The Selene Webb (née Mills) Memorial Bursary Fund supports those whose financial situation would prevent them from attending our courses without assistance, particularly music and dance students and those setting out on a career in music. However, our funds are limited and dependent upon donations from benefactors. Only rarely are we able to give full scholarships, to cover the full course fees. Applicants should be prepared, if possible, to pay some or most of the cost themselves.
Applicants are encouraged to seek help from their local authorities, schools, colleges and sponsors, and to undertake fund-raising activities such as giving concerts.
To apply (in confidence) for financial help, complete and submit the application form below before 24 March 2023. Decisions about bursaries will be delivered by 31 March. Please read the guidelines on how to apply for a bursary before sending the form. A copy of your responses will be sent to you via email. Please keep it for your records.
Please note that the Early Dance Circle also offers bursaries to dance students and viol players can apply to bursaries offered by the Viola da Gamba Society in the UK.
What our Bursary students say…
Derek Revill, Viola & Violin (Baroque SS 2019)
Each year the course has had a different feel, depending on the theme and the group of participants. However, each year I’ve found it friendly, engaging and equally rewarding. This year was particularly notable for the quality of the instrumentalists, especially the number of fine violinists; students, amateurs and professionals alike.
This year I attended the Cambridge Early Music baroque summer school for the third time—a testament to my having enjoyed it so much previously. The week-long course is becoming a regular fixture of my summer, and is always one of the highlights of my year. This year was no exception, and I am very thankful to the people at CEM for enabling me to take part again, with the generous support of a bursary. I highly recommend the summer school to anybody with an interest in discovering, performing, and learning about Baroque music. As well as the pleasure of immersive music-making with expert tutors and like-minded people, the facilities and beautiful surroundings at Girton College make for a really enjoyable week.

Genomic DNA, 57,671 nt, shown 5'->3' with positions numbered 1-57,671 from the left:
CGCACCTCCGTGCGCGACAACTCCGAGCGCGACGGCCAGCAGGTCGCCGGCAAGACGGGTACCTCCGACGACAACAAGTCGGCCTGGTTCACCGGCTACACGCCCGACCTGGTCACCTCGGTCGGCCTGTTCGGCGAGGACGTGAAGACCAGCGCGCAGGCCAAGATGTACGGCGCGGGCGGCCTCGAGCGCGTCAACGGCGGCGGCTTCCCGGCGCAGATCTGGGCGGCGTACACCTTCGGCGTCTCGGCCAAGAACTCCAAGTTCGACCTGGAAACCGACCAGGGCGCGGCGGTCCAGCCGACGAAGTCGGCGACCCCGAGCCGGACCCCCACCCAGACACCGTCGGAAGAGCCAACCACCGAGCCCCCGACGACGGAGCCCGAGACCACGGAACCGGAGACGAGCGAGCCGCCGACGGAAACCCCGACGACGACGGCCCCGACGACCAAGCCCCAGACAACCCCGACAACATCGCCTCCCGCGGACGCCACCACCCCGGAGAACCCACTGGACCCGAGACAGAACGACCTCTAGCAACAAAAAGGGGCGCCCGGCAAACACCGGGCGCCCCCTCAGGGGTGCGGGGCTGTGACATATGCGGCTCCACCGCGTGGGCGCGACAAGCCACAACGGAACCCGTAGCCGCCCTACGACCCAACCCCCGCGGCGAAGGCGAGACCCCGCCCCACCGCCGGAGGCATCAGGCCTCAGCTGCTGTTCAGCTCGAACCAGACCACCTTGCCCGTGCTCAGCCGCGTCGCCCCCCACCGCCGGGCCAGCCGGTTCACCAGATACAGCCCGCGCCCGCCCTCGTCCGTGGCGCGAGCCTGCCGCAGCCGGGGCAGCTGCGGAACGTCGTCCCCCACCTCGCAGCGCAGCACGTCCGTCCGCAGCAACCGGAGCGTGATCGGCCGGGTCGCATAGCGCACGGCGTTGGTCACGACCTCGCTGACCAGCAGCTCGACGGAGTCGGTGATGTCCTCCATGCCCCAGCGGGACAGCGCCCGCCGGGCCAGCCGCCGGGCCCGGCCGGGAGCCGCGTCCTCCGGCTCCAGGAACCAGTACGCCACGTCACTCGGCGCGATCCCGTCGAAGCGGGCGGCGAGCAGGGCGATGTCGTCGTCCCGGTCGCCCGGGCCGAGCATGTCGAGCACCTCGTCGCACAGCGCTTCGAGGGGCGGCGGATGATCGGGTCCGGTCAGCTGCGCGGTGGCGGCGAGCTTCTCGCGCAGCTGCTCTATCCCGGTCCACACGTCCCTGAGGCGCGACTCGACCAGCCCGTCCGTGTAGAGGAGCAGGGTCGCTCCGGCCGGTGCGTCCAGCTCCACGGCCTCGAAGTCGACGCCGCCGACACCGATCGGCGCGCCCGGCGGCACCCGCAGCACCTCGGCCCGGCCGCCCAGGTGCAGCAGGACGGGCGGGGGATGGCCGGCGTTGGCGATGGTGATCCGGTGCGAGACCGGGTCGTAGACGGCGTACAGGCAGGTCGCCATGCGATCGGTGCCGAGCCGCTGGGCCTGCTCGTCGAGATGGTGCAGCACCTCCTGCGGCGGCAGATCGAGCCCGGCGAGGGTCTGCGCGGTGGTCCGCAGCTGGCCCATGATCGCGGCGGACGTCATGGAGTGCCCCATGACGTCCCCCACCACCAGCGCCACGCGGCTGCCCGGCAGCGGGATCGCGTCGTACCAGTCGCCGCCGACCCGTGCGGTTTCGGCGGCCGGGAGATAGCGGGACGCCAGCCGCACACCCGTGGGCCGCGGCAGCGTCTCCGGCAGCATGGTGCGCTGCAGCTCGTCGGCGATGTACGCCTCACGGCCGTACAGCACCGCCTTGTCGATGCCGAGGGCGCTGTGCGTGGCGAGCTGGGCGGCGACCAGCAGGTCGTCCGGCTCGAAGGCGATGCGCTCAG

The theme of the course this year was French Baroque music, in particular that of Marc-Antoine Charpentier in Paris, and of his rivals, from Jean-Baptiste Lully to François Couperin, who worked at the court of Versailles. French music of this period had developed its own very particular style. The course tutors did an excellent job of explaining the elements of this style and how to perform French music in le bon goût, including detailed instruction on how and when to use notes inégales, and when to add particular ornaments. By the end of the week, the sound of the choir and orchestra was transformed, and collectively there was a real confidence in how to present the music. It was great to receive such expert instruction in this area and it has given me knowledge I can now use when tackling similar repertoire in other projects.